Fig. 3: Fine-tuning width of dark and light bands by exchanging functional driver and adhesive modules.
figure 3

a and b The width of the dark bands remained similar when the functional-driver modules had the same length yet had differing amino acid compositions in P10BP10 (a) and P10CP10 (b); the bandwidth distribution is plotted in c. The width of the dark bands increased as the functional-driver modules increased from 27 to 81 triplets in P10AP10 (e), P10BBP10 (f), and P10ABCP10 (g); the width distribution is plotted in h. The width of the light bands increased as the adhesive modules increased from 5 to 12 triplets in R5BE5 (i), P8BP8 (j), and P12BP12 (k); the width distribution of both the light and dark bands are plotted in l. d Observed bandwidths were plotted against those calculated from module length, multiplied by the average helical rise (~2.9 Å) per residue61. The 67 nm Type I collagen D-period assumes a repeat length of 234 residues32. The dashed lines indicated that the light and dark bands of the synthetic collagen, respectively, correspond to the overlap and gap region of Type I collagen. Solutions of the designed collagens at 0.5 mM in 10 mM phosphate buffer (pH 7.0) were incubated at 4 °C for 3 days, then negatively stained, and visualized with Transmission Electron Microscopy (TEM) (bandwidths were measured using ImageJ, n = 200). Images are all at the same magnification.

It should be possible to increase the width of the dark band by lengthening the functional driver. P10BBP10 and P10ABCP10 folded into triple-helices (Supplementary Fig. 9j–l, 10) and assembled into banded fibers. The dark bandwidths of P10BBP10 and P10ABCP10 were twice and three times that of P10BP10, while the light bandwidths were unchanged (Fig. 3e–h and Supplementary Fig. 13). Indeed, the 59 nm dark bandwidth of P10BBP10 is similar that of the Type I collagen 67 nm D-period9,12, showing one can engineer banded fibers with biologically relevant dimensions.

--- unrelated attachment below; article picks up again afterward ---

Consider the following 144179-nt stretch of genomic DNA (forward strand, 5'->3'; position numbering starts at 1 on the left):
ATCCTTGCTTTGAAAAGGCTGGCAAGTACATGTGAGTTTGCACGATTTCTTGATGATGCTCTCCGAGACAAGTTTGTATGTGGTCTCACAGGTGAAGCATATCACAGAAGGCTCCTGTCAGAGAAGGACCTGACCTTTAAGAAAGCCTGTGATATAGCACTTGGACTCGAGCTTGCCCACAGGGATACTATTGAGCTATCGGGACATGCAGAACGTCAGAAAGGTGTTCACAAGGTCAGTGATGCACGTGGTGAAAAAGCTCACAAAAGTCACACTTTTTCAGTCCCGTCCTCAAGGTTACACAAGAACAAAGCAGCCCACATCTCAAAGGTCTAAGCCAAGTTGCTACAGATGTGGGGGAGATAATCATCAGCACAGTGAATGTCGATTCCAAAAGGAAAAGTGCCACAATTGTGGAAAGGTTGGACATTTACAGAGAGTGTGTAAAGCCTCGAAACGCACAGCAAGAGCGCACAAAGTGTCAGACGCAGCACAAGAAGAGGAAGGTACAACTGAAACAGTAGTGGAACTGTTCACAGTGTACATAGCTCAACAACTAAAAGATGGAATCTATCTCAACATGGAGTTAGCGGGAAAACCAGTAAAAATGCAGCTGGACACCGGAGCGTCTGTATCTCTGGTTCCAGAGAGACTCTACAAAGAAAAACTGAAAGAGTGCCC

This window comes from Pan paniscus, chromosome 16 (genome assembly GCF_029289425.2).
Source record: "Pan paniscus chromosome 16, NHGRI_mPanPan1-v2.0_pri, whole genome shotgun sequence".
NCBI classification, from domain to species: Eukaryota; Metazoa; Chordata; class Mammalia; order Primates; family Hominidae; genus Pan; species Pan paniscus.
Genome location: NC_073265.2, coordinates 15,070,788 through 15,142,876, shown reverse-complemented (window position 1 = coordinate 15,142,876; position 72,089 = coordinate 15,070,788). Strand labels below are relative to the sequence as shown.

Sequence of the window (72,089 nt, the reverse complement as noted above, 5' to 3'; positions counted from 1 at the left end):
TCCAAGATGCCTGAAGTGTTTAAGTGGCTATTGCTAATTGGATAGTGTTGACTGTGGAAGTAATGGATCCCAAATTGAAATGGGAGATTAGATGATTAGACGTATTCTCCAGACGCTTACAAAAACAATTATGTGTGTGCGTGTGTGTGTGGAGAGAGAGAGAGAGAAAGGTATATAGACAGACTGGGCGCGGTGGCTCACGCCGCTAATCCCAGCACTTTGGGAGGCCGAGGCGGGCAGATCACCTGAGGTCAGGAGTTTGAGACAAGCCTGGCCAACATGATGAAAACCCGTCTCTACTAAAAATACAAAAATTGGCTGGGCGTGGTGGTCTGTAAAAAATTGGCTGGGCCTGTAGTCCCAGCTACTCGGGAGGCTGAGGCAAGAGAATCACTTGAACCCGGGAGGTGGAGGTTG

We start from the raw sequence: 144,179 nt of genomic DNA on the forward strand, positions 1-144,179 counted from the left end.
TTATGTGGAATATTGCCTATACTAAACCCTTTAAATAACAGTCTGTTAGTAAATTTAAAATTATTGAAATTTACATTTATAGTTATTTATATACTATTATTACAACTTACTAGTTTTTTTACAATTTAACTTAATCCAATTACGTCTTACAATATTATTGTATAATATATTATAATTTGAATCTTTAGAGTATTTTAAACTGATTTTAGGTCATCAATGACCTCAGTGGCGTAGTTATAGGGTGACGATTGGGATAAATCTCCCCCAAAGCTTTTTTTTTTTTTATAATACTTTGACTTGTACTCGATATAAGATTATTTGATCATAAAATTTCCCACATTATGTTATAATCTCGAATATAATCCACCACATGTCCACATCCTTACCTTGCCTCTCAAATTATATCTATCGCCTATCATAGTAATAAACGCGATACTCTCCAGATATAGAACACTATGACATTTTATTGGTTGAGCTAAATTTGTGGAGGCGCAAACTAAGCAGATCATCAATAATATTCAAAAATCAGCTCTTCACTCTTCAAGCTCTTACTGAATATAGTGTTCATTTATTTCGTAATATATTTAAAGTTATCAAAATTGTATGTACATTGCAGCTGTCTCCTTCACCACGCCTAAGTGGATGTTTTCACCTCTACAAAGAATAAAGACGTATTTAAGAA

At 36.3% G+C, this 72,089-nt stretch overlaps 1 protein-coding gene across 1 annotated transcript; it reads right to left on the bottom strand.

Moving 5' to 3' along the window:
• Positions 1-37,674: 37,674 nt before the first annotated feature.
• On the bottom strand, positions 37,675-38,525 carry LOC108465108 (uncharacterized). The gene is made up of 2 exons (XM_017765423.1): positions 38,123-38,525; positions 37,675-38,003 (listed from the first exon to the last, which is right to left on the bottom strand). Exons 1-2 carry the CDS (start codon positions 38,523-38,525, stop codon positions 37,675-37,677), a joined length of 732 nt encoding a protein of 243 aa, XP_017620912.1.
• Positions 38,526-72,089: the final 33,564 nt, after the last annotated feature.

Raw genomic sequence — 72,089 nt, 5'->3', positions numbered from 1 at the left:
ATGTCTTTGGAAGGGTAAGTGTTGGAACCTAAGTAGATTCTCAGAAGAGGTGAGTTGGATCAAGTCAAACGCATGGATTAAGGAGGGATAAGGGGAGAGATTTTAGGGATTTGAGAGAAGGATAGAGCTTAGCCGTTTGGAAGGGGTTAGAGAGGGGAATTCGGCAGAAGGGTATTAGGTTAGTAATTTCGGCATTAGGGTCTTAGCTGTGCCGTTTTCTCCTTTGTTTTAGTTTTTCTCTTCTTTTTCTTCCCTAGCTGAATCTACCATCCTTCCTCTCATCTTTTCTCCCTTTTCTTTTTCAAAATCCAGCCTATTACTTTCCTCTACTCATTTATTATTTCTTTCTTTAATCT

Molecular mechanism of adhesion

We explored two strategies of triple-helix adhesion based on modules composed of amino acids that make hydrophobic or electrostatic interactions. Briefly, we anticipated that the strengths of these interactions would scale with the size of the interface. To assess the size and energetic requirements for hydrophobically-driven assembly, we constructed a series of synthetic collagens of the form PnBPn, of varying lengths n = 5, 8, 10, and 12. All designs folded into triple-helices as measured by CD, with Tm values higher than the parent Scl2 domain28 (Supplementary Fig. 9d–f). Aggregation, but not banding, was observed for the P5 adhesive module in P5BP5 and P5BBP5 (Supplementary Fig. 14). When n ≥ 8, all PnBPn designs formed banded fibers (Fig. 3j–l and Supplementary Fig. 15), where the light bandwidth was directly proportional to n, confirming that the light band is formed by the adhesive modules.

Eight repeats of a Pro-Pro-Gly triplet were sufficient to promote assembly, suggesting an interaction threshold for adhesion-dependent on the size of the interface. To quantify this potential requirement, we computed interactions between pairs of triple-helical adhesive modules using the protCAD software platform29; note that protCAD was developed for structure-guided protein engineering, and enables sampling of intramolecular torsional rotations as well as intermolecular degrees of freedom. Interaction energies were scored using the AMBER ff14sb molecular mechanics force field30. Interhelical packing was optimized by sampling rigid body translational and rotational parameters31. In the optimized conformation, an extensive packing interface was generated between triple-helical ridges formed by the proline sidechains (Fig. 4a). As the module length, n, increased from 5 to 12 triplets, the calculated interaction energy score increased linearly from −30 to −70 kcal mol−1 (Fig. 4d and Supplementary Table 2). Based on these calculations, the interaction threshold for supramolecular assembly would lie somewhere between −30 and −50 kcal mol−1.

Fig. 4: Multi-scale computational simulations to understand the assembly mechanism of the banded fibers.
figure 4